Yes Virginia, There Is A Ratification
After examining Dodge's evidence of multiple publications of the "missing" Amendment, Sen. Mitchell and Mr. Hartgrove conceded the Amendment had been published by several states and was ratified by twelve of the seventeen states in the Union in 1810. However, because the Constitution requires that three-quarters of the states vote to ratify an Amendment. Mitchell and Hartgrove insisted that the 13th Amendment was published in error because it was passed by only twelve, not thirteen States. Dodge investigated which seventeen states were in the Union at the time the Amendment was proposed, which states had ratified, which states had rejected the amendment, and determined that the issue hung on whether one last state (Virginia) had or had not, voted to ratify.
After several years of searching the Virginia state archive, Dodge made a crucial discovery: In Spring of 1991, he found a misplaced copy of the 1819 Virginia Civil Code which included the "missing" 13th Amendment. Dodge notes that, curiously, "There is no public record that shows this book [the 1819 Virginia Civil Code] exists. It is not catalogued as a holding of the Library of Congress nor is it in the National Union Catalogue. Neither the state law library nor the law school in Portland were able to find any trace that this book exists in any of their computer programs."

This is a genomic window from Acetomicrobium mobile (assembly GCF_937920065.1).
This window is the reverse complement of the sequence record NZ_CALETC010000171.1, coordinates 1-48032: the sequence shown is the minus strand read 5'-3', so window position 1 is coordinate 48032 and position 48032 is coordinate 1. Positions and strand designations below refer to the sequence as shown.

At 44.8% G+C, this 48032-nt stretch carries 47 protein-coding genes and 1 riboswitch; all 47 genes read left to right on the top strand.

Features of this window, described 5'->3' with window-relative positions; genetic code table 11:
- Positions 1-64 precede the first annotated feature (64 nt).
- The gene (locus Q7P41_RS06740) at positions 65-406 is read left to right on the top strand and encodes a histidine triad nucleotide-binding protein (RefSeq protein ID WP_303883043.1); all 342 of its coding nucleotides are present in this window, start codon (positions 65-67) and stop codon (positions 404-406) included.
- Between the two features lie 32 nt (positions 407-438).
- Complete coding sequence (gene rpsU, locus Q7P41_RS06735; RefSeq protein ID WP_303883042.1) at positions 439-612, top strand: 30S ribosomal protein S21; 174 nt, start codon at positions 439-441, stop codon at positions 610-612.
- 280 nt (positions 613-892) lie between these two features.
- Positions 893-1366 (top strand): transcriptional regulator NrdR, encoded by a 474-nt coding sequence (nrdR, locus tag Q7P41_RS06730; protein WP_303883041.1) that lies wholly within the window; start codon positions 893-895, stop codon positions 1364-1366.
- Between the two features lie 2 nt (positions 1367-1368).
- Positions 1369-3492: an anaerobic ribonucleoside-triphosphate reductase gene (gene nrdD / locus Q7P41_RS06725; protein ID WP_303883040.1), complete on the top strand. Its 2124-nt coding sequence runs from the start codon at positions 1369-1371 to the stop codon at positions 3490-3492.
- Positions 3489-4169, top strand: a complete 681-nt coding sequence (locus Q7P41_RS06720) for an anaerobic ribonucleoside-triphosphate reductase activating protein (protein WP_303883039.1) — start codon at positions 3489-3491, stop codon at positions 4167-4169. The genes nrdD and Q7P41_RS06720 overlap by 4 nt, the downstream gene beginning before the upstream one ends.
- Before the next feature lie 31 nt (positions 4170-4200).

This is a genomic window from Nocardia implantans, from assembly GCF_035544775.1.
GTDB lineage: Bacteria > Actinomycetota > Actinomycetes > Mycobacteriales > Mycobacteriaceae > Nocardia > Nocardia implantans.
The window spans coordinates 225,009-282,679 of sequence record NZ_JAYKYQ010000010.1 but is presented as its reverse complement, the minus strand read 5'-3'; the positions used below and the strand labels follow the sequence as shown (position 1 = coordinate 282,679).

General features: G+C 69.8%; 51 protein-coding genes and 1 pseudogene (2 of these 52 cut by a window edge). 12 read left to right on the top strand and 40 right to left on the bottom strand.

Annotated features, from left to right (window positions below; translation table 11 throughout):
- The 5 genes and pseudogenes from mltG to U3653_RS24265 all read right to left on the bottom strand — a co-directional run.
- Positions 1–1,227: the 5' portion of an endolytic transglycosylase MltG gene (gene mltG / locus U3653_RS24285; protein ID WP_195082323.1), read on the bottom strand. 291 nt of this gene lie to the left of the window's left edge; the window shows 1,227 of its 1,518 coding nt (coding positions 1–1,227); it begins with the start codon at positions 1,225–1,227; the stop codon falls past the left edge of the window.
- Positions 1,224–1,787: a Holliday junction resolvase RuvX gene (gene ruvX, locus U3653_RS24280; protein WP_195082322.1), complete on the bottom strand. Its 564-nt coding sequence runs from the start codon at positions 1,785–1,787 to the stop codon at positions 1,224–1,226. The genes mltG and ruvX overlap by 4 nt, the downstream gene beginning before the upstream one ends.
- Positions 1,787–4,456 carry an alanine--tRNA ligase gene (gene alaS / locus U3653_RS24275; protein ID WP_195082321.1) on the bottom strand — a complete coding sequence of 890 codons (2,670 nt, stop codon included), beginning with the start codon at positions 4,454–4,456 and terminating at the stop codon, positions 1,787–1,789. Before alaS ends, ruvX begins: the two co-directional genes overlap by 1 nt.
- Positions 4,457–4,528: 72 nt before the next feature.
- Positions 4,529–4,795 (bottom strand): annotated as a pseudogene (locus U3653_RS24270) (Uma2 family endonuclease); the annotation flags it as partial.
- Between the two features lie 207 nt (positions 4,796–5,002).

(1) Dodge sent photo-copies of the 1819 Virginia Civil Code to Sen. Mitchell and Mr. Hartgrove, and explained that, "Under legislative construction, it is considered prima facie evidence that what is published as the official acts of the legislature are the official acts." By publishing the Amendment as ratified in an official publication, Virginia demonstrated: 1) that they knew they were the last state whose vote was necessary to ratify this 13th Amendment; 2) that they had voted to ratify the Amendment; and 3) that they were publishing the Amendment in a special edition of their Civil Code as an official notice to the world that the Amendment had indeed been ratified.
Dodge concluded, "Unless there is competing evidence to the contrary, it must be held that the Constitution of the United States was officially amended to exclude from its body of citizens any who accepted or claimed a title of nobility or accepted any special favors. Foremost in this category of ex-citizens are bankers and lawyers."